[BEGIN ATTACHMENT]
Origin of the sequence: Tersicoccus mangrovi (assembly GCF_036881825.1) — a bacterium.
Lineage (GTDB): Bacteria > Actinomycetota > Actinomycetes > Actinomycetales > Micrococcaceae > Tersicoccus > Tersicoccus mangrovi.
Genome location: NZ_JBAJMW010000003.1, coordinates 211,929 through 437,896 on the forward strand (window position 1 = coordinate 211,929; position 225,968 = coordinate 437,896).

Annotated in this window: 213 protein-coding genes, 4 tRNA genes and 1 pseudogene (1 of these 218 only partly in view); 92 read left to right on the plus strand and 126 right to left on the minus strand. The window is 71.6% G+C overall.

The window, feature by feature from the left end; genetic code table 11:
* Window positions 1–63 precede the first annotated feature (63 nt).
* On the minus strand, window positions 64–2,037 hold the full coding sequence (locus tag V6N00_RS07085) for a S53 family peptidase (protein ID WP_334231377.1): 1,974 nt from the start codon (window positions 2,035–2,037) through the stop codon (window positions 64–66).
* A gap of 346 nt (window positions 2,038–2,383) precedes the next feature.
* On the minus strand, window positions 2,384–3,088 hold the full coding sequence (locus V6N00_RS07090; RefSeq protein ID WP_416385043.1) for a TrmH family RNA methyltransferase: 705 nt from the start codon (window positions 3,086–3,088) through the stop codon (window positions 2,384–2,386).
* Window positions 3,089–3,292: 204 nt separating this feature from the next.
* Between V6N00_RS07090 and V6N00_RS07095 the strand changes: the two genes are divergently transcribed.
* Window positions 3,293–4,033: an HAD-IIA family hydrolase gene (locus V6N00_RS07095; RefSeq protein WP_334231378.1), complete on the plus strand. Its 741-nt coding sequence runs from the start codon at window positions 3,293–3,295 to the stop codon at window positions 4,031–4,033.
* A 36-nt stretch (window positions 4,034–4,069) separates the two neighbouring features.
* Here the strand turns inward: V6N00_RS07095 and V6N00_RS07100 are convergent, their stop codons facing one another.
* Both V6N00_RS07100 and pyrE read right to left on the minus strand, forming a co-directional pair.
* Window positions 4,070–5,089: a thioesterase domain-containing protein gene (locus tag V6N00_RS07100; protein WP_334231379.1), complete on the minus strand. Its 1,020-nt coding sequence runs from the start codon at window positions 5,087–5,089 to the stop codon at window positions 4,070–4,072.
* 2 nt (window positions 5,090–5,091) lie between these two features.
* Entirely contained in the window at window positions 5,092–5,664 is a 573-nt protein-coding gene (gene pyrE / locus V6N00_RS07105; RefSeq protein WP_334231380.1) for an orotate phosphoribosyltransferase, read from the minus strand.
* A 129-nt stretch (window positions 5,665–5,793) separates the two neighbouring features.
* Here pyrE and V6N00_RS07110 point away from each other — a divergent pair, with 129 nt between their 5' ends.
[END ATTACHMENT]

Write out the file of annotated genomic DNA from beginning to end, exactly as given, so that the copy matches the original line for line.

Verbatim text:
Origin of the sequence: Tersicoccus mangrovi (assembly GCF_036881825.1) — a bacterium.
Lineage (GTDB): Bacteria > Actinomycetota > Actinomycetes > Actinomycetales > Micrococcaceae > Tersicoccus > Tersicoccus mangrovi.
Genome location: NZ_JBAJMW010000003.1, coordinates 211,929 through 437,896 on the forward strand (window position 1 = coordinate 211,929; position 225,968 = coordinate 437,896).

Annotated in this window: 213 protein-coding genes, 4 tRNA genes and 1 pseudogene (1 of these 218 only partly in view); 92 read left to right on the plus strand and 126 right to left on the minus strand. The window is 71.6% G+C overall.

The window, feature by feature from the left end; genetic code table 11:
* Window positions 1–63 precede the first annotated feature (63 nt).
* On the minus strand, window positions 64–2,037 hold the full coding sequence (locus tag V6N00_RS07085) for a S53 family peptidase (protein ID WP_334231377.1): 1,974 nt from the start codon (window positions 2,035–2,037) through the stop codon (window positions 64–66).
* A gap of 346 nt (window positions 2,038–2,383) precedes the next feature.
* On the minus strand, window positions 2,384–3,088 hold the full coding sequence (locus V6N00_RS07090; RefSeq protein ID WP_416385043.1) for a TrmH family RNA methyltransferase: 705 nt from the start codon (window positions 3,086–3,088) through the stop codon (window positions 2,384–2,386).
* Window positions 3,089–3,292: 204 nt separating this feature from the next.
* Between V6N00_RS07090 and V6N00_RS07095 the strand changes: the two genes are divergently transcribed.
* Window positions 3,293–4,033: an HAD-IIA family hydrolase gene (locus V6N00_RS07095; RefSeq protein WP_334231378.1), complete on the plus strand. Its 741-nt coding sequence runs from the start codon at window positions 3,293–3,295 to the stop codon at window positions 4,031–4,033.
* A 36-nt stretch (window positions 4,034–4,069) separates the two neighbouring features.
* Here the strand turns inward: V6N00_RS07095 and V6N00_RS07100 are convergent, their stop codons facing one another.
* Both V6N00_RS07100 and pyrE read right to left on the minus strand, forming a co-directional pair.
* Window positions 4,070–5,089: a thioesterase domain-containing protein gene (locus tag V6N00_RS07100; protein WP_334231379.1), complete on the minus strand. Its 1,020-nt coding sequence runs from the start codon at window positions 5,087–5,089 to the stop codon at window positions 4,070–4,072.
* 2 nt (window positions 5,090–5,091) lie between these two features.
* Entirely contained in the window at window positions 5,092–5,664 is a 573-nt protein-coding gene (gene pyrE / locus V6N00_RS07105; RefSeq protein WP_334231380.1) for an orotate phosphoribosyltransferase, read from the minus strand.
* A 129-nt stretch (window positions 5,665–5,793) separates the two neighbouring features.
* Here pyrE and V6N00_RS07110 point away from each other — a divergent pair, with 129 nt between their 5' ends.